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Cincinnati Ballet announced on Tuesday morning that Jodie Gates, founding director of the vaunted Glorya Kaufman School of Dance at the University of Southern California, will become the company’s ninth artistic director. She will step into the position on Aug. 1, when current artistic director Victoria Morgan retires at the end of her 25th season with the company.
Officially, her title will be Artistic Director of Cincinnati Ballet, as well as Artistic Director of Cincinnati Ballet Otto M. Budig Academy.
“I think we need – and have found – a candidate with a phenomenal breadth of artistic experience,” said Morgan, speaking late last week.” Not only is Jodie one of our great choreographers, but she has links and connections and experience like nobody else. When I arrived in Cincinnati, I had so much still to learn. But Jodie – she has already proven herself as a national leader.”
In the current competition for ballet artistic directors – there are many openings around the nation – Gates was in an elite echelon of candidates. Her background is more than excellent. It is downright extraordinary.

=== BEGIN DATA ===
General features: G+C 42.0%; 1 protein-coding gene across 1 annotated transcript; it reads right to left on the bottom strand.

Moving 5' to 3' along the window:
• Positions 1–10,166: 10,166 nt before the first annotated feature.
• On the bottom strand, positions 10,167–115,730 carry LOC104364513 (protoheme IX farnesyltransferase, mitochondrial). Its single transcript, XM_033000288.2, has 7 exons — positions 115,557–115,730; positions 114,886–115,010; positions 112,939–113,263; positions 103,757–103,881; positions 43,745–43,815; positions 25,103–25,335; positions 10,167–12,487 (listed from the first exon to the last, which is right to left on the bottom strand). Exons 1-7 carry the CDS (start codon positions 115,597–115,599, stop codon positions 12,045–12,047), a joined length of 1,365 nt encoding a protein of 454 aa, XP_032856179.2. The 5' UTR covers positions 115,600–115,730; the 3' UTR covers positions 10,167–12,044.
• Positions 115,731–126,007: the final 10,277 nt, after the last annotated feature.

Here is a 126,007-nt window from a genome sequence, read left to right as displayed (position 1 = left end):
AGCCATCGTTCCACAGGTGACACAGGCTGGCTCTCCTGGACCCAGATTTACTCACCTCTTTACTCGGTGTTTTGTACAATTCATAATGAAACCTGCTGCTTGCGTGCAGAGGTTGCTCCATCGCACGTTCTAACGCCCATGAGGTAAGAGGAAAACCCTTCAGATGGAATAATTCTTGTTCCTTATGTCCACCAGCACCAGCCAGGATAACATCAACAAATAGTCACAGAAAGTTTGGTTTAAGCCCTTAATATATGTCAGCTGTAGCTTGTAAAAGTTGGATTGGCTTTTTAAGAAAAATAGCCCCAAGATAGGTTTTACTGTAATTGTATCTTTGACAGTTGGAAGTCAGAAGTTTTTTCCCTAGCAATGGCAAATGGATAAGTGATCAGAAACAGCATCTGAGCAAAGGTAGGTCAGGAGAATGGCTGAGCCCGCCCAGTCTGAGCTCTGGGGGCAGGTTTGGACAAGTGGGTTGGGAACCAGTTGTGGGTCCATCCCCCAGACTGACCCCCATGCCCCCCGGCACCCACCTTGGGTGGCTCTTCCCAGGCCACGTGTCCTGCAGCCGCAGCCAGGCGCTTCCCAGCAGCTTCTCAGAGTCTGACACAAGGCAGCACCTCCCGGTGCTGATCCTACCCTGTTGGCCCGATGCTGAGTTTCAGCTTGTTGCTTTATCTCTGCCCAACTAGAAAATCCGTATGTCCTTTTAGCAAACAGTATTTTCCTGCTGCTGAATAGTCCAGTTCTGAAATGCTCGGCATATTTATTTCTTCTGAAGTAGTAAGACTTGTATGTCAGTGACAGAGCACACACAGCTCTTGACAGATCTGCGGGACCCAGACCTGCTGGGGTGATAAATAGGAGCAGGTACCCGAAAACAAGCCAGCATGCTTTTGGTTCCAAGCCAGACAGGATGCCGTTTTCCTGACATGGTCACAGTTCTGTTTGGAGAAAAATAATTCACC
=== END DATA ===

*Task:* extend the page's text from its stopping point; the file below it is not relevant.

As a performer, she was a principal dancer with several major companies; the Joffrey Ballet, Pennsylvania Ballet, Frankfurt Ballet and was a founding member of Complexions Contemporary Ballet.
After she stopped performing, her career and reputation continued to grow. She went on to assist choreographer William Forsythe, regarded as one of the very top handful of choreographers in the world. She became an in-demand freelance choreographer and founded the Laguna Dance Festival. In 2013, Gates landed the plum academic dance position in the nation as the founding director – and later vice-dean – of USC’s Kaufman School. Today, she is a tenured professor there.
In that position, she has become a champion of greater diversity and inclusion in ballet companies and schools. She continues as the facilitator for the Artistic Directors Coalition for Ballet in America, a group of artistic leaders who are “addressing systemic racism and inequities within the culture of ballet.”
She is, in every way, a dance world superstar.